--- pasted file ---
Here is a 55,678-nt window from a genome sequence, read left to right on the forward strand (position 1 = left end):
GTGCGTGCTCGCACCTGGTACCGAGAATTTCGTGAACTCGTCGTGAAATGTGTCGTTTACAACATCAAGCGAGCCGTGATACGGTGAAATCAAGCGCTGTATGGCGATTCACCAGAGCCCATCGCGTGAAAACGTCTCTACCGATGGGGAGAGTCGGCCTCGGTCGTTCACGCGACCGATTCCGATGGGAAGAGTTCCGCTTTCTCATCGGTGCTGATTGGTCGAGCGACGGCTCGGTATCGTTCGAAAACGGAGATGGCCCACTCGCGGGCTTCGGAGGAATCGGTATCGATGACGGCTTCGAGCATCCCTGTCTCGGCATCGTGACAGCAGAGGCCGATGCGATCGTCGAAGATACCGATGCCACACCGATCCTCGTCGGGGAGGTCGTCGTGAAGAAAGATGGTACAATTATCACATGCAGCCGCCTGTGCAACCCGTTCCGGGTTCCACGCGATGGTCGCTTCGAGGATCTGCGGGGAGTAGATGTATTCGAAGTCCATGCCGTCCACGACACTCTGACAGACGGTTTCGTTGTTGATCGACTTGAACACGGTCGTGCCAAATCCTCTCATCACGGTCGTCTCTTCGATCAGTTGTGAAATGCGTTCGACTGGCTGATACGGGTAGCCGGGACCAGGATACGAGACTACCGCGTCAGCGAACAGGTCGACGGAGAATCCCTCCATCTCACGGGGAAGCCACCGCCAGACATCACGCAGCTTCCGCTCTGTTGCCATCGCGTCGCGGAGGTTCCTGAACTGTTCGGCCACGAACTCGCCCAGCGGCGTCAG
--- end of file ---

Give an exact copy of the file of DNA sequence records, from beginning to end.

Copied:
Here is a 55,678-nt window from a genome sequence, read left to right on the forward strand (position 1 = left end):
GTGCGTGCTCGCACCTGGTACCGAGAATTTCGTGAACTCGTCGTGAAATGTGTCGTTTACAACATCAAGCGAGCCGTGATACGGTGAAATCAAGCGCTGTATGGCGATTCACCAGAGCCCATCGCGTGAAAACGTCTCTACCGATGGGGAGAGTCGGCCTCGGTCGTTCACGCGACCGATTCCGATGGGAAGAGTTCCGCTTTCTCATCGGTGCTGATTGGTCGAGCGACGGCTCGGTATCGTTCGAAAACGGAGATGGCCCACTCGCGGGCTTCGGAGGAATCGGTATCGATGACGGCTTCGAGCATCCCTGTCTCGGCATCGTGACAGCAGAGGCCGATGCGATCGTCGAAGATACCGATGCCACACCGATCCTCGTCGGGGAGGTCGTCGTGAAGAAAGATGGTACAATTATCACATGCAGCCGCCTGTGCAACCCGTTCCGGGTTCCACGCGATGGTCGCTTCGAGGATCTGCGGGGAGTAGATGTATTCGAAGTCCATGCCGTCCACGACACTCTGACAGACGGTTTCGTTGTTGATCGACTTGAACACGGTCGTGCCAAATCCTCTCATCACGGTCGTCTCTTCGATCAGTTGTGAAATGCGTTCGACTGGCTGATACGGGTAGCCGGGACCAGGATACGAGACTACCGCGTCAGCGAACAGGTCGACGGAGAATCCCTCCATCTCACGGGGAAGCCACCGCCAGACATCACGCAGCTTCCGCTCTGTTGCCATCGCGTCGCGGAGGTTCCTGAACTGTTCGGCCACGAACTCGCCCAGCGGCGTCAG